Complexity & ELT

This page contains information about my doctoral research, which led to the award of a PhD in Education in 2014. The research project, which looks into how English Language Teaching (ELT) is practiced at the periphery of the English-speaking world, is a case study taking place in a language school in Greece.

Set between the Anglo-Saxon culture of the target language and the local culture in which it is embedded, the language school represents a crucible of differing views on language, culture and pedagogy. This interaction is sometimes described in the literature as a one-way imposition of the target-culture norms onto the cultures of the periphery, and it is variously described as linguistic imperialism, nativespeakerism or hegemony, depending on one’s focus. While I believe that there is value in this perspective, I also think that it tends to ignore agency in the local settings, and it does not usefully account for everything that is observed if one looks very closely into particular settings. In fact, I would argue that such a theoretical outlook might divert our attention away from some of the more interesting phenomena that seem to be taking place in such pedagogical settings. For example, why do local teachers seem unforgiving of grammar and spelling mistakes, but not pronunciation, and how does this relate to the muted staffroom conversations about the language awareness of colleagues who are native speakers of English? And how does one reconcile the fact that certain Greek publishing enterprises list UK addresses as their headquarters, but market their courses as being ‘specifically researched for the Greek market’?

So, what this project is trying to do is to produce a ‘thick’ ethnographic description of a setting where English is taught as a foreign language. As a snapshot of English language education at the under-researched periphery of the English-speaking world, such a description has intrinsic value because it adds to our understanding of the global reach of English, and raises awareness of its impact. Moreover, I believe such a description can provide us with insights into how global and local influences are synthesised into a distinctive and idiosyncratic form of pedagogy. By using inductive methods, loosely based on grounded theory, I aim to generate a conceptual framework that can help to account for how traditional (local), communicative (mainstream) and post-modern (critical) perspectives blend into pedagogical practice. Lastly, this project aims to test how useful Complex Systems Theory might prove in describing and interpreting the behaviour of collective entities, such as a school, as an outcome of competing intentionalities of individual teachers, learners and other stakeholders.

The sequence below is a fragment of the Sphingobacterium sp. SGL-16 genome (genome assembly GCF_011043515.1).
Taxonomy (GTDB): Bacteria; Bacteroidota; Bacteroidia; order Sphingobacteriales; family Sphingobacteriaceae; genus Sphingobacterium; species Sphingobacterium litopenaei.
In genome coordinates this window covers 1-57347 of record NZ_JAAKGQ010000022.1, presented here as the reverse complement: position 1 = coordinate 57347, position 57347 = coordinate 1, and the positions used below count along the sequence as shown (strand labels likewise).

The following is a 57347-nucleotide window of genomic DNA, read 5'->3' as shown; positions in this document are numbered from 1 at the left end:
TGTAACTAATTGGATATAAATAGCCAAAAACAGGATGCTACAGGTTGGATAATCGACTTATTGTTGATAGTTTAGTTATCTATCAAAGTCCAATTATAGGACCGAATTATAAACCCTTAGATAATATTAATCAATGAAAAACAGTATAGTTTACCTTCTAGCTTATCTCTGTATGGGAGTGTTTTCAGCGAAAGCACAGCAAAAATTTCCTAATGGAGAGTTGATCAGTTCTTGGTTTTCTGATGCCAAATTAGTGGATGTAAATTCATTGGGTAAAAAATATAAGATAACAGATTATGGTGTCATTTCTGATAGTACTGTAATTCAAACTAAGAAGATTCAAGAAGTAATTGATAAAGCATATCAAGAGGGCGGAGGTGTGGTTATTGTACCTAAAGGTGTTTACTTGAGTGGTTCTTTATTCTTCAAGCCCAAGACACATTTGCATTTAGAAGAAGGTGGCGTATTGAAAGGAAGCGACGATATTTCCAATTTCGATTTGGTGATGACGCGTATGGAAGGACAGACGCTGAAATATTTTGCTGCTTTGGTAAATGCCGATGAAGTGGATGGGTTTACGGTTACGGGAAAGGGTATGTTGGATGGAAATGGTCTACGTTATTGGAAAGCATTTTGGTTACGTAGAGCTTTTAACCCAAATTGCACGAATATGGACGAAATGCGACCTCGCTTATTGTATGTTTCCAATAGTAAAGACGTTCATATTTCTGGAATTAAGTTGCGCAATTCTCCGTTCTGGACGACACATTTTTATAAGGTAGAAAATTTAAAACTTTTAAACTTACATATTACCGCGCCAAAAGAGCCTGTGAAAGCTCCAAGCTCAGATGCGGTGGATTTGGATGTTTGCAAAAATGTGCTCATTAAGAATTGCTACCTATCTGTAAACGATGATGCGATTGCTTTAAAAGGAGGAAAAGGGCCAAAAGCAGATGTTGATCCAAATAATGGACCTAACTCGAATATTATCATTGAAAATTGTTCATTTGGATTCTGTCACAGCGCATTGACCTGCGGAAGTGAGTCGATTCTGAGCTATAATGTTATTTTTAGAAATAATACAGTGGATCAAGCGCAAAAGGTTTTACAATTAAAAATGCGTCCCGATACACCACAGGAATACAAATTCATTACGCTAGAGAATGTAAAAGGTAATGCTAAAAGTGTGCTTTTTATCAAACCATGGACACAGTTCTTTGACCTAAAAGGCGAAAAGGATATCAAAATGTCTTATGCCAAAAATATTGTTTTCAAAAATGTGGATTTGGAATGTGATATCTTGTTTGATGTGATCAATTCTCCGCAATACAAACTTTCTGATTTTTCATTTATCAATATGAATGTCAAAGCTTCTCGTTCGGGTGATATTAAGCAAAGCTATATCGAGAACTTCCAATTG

In practical terms, I believe that the findings of this study can be used to inform syllabus development and teacher education, by raising awareness of the varying influences under which professional practice is shaped, and by suggesting how these sometimes competing influences can be usefully synthesised.

The pilot study that preceded this research has been reported in:

  • Kostoulas, A. (2010). ‘Between paradigms: a case study of a language school in Greece.’ In Georgogiannis, P. and Baros, V. (eds.) Proceedings of the 13th International Conference on Intercultural Education, Immigration, Conflict Management and Pedagogy for Democracy. Vol. B. (pp. 401-411). Patras, Greece: University of Patras Centre for Research on Intercultural Education. (full text)

Preliminary findings have also been presented as conference papers, including the following:

  • Kostoulas, A. (2011). From local pedagogy and global influences towards eclectic practice. Paper presented at the 7th BAAL Language Learning and Teaching Special Interest Group Conference “Theorising practice and practising theory: developing local pedagogies in language teaching”, hosted by Aston University. Birmingham, UK: July 2011.
  • Kostoulas, A. (2011). Places for Pedagogy, Spaces for Innovation: the emergence of eclectic pedagogy in ELT settings. Paper presented at “New Dynamics of Language Learning: Spaces and Places – Intentions and Opportunities” International Conference, hosted by the University of Jyväskylä. Jyväskylä, Finland: June 2011.

More recent publications drawing on my PhD thesis include:

  • Kostoulas, A. and Stelma, J. (2016). Intentionality & Complex Systems Theory: A New Direction for Language Learning Psychology. In Gkonou, C., Mercer, S. and Tatzl, D. (eds. New Directions in the Psychology of Language Learning. Berlin: Springer.
  • Kostoulas, A. (2014). A Greek tragedy: Using a complexity perspective to understand and challenging the Known in Greece. In Rivers, D. (ed.) Resistance to the Known in Foreign Language Education: Exploring new possibilities through critical perspectives. Houndmills: Palgrave Macmillan.
  • Kostoulas, A. (2014). Tracing dynamics of intentions in Greek ELT. Paper submitted for consideration in the 2014 Annual Conference of the BAAL Language Learning and Teaching SIG.

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